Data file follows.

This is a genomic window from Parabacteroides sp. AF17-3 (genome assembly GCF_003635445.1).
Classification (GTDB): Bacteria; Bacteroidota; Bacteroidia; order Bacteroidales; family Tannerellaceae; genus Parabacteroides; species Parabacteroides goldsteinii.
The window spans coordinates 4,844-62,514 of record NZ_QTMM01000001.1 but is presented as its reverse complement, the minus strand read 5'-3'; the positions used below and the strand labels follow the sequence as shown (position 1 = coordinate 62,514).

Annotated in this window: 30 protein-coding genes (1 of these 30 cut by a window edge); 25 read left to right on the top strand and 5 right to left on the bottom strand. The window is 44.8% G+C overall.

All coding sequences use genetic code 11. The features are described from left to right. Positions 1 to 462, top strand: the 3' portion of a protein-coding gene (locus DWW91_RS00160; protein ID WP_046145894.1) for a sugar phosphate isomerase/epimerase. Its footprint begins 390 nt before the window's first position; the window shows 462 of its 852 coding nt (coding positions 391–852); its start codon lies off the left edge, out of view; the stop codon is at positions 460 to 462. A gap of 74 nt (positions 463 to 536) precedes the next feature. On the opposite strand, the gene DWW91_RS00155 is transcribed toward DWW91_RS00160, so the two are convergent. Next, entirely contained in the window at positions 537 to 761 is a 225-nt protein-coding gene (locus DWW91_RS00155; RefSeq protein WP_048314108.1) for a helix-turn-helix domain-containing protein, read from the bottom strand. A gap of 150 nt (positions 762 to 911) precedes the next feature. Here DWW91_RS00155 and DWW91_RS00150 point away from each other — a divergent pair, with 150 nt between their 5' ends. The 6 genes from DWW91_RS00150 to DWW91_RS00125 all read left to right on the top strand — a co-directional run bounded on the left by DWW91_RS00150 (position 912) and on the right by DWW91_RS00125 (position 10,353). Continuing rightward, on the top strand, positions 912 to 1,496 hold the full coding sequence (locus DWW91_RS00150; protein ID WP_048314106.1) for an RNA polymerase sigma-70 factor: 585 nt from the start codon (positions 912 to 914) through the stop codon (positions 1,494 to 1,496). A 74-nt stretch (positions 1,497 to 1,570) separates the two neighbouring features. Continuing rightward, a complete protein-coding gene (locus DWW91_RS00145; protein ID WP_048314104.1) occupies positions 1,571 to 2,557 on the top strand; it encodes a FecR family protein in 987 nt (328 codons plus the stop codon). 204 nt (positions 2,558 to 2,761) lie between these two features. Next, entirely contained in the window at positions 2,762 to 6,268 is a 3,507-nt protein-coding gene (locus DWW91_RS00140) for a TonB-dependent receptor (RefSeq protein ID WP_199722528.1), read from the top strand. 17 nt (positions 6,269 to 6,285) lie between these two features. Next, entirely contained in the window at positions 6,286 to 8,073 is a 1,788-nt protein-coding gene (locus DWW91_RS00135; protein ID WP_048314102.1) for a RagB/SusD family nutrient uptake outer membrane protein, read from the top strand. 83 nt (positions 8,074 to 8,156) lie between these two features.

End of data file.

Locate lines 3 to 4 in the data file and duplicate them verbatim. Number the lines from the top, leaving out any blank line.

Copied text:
The window spans coordinates 4,844-62,514 of record NZ_QTMM01000001.1 but is presented as its reverse complement, the minus strand read 5'-3'; the positions used below and the strand labels follow the sequence as shown (position 1 = coordinate 62,514).

Annotated in this window: 30 protein-coding genes (1 of these 30 cut by a window edge); 25 read left to right on the top strand and 5 right to left on the bottom strand. The window is 44.8% G+C overall.